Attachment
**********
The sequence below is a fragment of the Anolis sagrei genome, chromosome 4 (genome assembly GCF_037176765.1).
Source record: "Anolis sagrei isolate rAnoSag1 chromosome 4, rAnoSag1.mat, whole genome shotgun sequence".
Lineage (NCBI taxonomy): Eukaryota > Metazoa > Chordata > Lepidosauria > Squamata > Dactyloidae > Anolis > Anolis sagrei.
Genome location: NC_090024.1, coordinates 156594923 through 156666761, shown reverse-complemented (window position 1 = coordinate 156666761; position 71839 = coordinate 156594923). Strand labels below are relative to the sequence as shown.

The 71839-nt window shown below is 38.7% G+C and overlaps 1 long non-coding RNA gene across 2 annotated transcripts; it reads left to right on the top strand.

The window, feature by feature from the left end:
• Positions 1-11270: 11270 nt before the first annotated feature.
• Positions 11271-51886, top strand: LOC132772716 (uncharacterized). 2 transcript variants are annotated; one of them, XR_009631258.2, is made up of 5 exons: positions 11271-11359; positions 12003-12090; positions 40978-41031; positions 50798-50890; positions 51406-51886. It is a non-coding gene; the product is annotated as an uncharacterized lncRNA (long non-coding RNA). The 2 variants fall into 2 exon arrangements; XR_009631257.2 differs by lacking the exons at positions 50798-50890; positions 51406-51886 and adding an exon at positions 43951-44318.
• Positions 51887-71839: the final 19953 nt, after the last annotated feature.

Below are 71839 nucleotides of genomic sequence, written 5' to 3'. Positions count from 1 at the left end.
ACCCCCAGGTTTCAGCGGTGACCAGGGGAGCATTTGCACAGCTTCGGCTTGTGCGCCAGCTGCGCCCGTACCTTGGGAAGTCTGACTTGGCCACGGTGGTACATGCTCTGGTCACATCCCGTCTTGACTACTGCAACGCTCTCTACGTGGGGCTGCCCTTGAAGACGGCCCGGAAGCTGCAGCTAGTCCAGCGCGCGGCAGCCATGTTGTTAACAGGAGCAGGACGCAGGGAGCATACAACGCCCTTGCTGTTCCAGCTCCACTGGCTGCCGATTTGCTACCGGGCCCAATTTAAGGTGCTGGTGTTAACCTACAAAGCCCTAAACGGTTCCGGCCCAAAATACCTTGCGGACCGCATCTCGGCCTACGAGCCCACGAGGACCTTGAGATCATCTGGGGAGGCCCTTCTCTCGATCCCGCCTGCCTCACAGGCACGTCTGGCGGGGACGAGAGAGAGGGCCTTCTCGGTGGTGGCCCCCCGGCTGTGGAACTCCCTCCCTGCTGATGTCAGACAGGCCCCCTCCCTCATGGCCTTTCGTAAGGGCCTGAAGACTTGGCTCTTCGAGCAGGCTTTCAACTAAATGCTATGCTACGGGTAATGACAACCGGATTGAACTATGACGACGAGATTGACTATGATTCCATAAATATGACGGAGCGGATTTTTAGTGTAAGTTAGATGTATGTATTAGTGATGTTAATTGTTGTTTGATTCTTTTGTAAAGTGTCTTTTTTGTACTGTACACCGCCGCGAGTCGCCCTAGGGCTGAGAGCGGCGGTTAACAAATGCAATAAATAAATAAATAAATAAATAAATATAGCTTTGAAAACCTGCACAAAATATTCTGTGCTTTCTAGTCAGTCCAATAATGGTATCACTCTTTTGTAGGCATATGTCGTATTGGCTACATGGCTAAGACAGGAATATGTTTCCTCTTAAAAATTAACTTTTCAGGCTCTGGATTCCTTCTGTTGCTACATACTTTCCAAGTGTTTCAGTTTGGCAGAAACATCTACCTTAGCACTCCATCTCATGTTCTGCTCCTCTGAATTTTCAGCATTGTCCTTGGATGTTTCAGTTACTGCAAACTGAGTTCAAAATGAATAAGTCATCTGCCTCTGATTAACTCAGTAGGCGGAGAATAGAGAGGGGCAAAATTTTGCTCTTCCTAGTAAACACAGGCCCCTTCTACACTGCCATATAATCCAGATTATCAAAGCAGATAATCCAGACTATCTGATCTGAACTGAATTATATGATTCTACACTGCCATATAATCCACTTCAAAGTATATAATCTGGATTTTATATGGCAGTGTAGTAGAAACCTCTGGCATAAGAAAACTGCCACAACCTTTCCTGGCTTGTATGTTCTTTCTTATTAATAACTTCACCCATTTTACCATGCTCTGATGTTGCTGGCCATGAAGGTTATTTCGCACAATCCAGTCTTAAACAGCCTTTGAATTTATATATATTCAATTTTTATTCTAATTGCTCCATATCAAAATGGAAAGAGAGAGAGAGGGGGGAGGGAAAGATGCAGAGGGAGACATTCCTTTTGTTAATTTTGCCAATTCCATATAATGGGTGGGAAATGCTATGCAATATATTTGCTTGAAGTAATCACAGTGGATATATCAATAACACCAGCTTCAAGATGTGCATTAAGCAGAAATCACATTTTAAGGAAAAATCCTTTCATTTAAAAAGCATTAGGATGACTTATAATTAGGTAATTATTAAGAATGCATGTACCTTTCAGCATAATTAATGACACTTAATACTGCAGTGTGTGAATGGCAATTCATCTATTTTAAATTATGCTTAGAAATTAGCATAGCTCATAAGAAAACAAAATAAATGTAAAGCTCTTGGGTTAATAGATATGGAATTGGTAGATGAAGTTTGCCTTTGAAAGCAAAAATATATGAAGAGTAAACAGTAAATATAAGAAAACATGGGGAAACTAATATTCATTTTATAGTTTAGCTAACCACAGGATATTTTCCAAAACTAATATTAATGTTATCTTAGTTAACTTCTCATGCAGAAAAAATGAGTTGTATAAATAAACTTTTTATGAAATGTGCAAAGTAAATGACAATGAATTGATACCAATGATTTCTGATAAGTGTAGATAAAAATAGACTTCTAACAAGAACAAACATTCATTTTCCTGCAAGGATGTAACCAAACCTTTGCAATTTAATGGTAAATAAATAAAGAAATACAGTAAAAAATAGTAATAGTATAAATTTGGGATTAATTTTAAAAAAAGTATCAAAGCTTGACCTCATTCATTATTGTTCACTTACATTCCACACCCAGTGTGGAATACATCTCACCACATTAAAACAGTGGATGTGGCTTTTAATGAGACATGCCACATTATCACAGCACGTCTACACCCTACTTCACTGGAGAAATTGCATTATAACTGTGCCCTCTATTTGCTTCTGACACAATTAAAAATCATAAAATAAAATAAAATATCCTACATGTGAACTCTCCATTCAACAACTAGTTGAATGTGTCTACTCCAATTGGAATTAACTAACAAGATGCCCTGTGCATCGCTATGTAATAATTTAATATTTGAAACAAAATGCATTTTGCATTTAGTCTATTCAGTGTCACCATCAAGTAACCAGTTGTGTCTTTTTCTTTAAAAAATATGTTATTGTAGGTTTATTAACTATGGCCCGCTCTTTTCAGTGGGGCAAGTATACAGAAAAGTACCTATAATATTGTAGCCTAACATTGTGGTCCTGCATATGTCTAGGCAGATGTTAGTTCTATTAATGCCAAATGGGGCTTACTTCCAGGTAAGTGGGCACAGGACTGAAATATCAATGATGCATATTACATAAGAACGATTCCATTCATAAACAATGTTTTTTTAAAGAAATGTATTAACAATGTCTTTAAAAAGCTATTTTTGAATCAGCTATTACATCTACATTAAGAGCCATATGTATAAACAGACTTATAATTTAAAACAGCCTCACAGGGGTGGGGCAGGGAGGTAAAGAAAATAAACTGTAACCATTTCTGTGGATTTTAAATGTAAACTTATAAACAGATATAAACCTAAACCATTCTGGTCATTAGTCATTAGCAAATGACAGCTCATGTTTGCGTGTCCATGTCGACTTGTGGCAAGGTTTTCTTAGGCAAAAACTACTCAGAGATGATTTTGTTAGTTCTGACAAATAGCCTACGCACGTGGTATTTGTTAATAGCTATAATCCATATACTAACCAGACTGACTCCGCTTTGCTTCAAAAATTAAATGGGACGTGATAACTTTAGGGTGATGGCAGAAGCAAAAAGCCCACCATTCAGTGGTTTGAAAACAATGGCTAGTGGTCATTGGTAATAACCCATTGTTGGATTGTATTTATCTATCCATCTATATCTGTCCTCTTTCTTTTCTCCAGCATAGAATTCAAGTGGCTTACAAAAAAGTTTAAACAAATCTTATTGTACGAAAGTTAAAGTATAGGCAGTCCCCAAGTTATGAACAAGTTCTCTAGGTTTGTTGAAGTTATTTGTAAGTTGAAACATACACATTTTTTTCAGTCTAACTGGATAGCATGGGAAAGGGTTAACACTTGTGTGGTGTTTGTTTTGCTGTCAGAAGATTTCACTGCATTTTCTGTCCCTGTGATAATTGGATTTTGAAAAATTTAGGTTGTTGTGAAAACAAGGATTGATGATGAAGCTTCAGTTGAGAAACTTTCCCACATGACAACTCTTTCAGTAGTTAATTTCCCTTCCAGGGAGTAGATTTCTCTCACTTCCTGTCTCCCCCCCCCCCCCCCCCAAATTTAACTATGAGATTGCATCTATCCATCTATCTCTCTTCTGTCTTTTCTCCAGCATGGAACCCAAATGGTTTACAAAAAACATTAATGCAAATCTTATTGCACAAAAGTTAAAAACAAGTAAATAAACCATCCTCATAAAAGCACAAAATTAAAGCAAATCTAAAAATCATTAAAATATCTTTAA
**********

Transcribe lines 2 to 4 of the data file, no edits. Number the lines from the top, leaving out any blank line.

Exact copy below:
Source record: "Anolis sagrei isolate rAnoSag1 chromosome 4, rAnoSag1.mat, whole genome shotgun sequence".
Lineage (NCBI taxonomy): Eukaryota > Metazoa > Chordata > Lepidosauria > Squamata > Dactyloidae > Anolis > Anolis sagrei.
Genome location: NC_090024.1, coordinates 156594923 through 156666761, shown reverse-complemented (window position 1 = coordinate 156666761; position 71839 = coordinate 156594923). Strand labels below are relative to the sequence as shown.